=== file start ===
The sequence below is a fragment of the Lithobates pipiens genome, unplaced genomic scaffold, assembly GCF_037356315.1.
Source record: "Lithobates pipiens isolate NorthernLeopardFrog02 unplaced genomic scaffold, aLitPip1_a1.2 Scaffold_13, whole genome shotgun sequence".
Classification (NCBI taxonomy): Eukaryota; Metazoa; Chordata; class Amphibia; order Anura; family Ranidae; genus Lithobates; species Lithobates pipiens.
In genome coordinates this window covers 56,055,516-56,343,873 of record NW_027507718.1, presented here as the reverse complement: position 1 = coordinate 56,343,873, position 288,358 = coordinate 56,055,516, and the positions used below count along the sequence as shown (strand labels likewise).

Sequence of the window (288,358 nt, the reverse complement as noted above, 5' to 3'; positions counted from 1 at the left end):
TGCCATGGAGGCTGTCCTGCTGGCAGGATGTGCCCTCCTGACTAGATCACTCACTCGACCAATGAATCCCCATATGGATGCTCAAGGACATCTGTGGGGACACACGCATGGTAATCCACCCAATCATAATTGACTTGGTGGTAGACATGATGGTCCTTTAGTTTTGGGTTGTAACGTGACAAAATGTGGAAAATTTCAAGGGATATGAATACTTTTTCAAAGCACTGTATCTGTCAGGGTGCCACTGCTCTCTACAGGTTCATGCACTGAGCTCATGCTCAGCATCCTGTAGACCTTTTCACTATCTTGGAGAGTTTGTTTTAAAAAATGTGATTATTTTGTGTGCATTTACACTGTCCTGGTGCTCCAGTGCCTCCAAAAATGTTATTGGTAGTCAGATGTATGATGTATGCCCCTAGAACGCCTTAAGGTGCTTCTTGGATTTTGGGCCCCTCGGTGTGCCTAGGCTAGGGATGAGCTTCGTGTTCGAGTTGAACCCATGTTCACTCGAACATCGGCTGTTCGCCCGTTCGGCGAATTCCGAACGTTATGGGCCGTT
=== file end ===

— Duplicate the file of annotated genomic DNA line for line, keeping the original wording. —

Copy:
The sequence below is a fragment of the Lithobates pipiens genome, unplaced genomic scaffold, assembly GCF_037356315.1.
Source record: "Lithobates pipiens isolate NorthernLeopardFrog02 unplaced genomic scaffold, aLitPip1_a1.2 Scaffold_13, whole genome shotgun sequence".
Classification (NCBI taxonomy): Eukaryota; Metazoa; Chordata; class Amphibia; order Anura; family Ranidae; genus Lithobates; species Lithobates pipiens.
In genome coordinates this window covers 56,055,516-56,343,873 of record NW_027507718.1, presented here as the reverse complement: position 1 = coordinate 56,343,873, position 288,358 = coordinate 56,055,516, and the positions used below count along the sequence as shown (strand labels likewise).

Sequence of the window (288,358 nt, the reverse complement as noted above, 5' to 3'; positions counted from 1 at the left end):
TGCCATGGAGGCTGTCCTGCTGGCAGGATGTGCCCTCCTGACTAGATCACTCACTCGACCAATGAATCCCCATATGGATGCTCAAGGACATCTGTGGGGACACACGCATGGTAATCCACCCAATCATAATTGACTTGGTGGTAGACATGATGGTCCTTTAGTTTTGGGTTGTAACGTGACAAAATGTGGAAAATTTCAAGGGATATGAATACTTTTTCAAAGCACTGTATCTGTCAGGGTGCCACTGCTCTCTACAGGTTCATGCACTGAGCTCATGCTCAGCATCCTGTAGACCTTTTCACTATCTTGGAGAGTTTGTTTTAAAAAATGTGATTATTTTGTGTGCATTTACACTGTCCTGGTGCTCCAGTGCCTCCAAAAATGTTATTGGTAGTCAGATGTATGATGTATGCCCCTAGAACGCCTTAAGGTGCTTCTTGGATTTTGGGCCCCTCGGTGTGCCTAGGCTAGGGATGAGCTTCGTGTTCGAGTTGAACCCATGTTCACTCGAACATCGGCTGTTCGCCCGTTCGGCGAATTCCGAACGTTATGGGCCGTT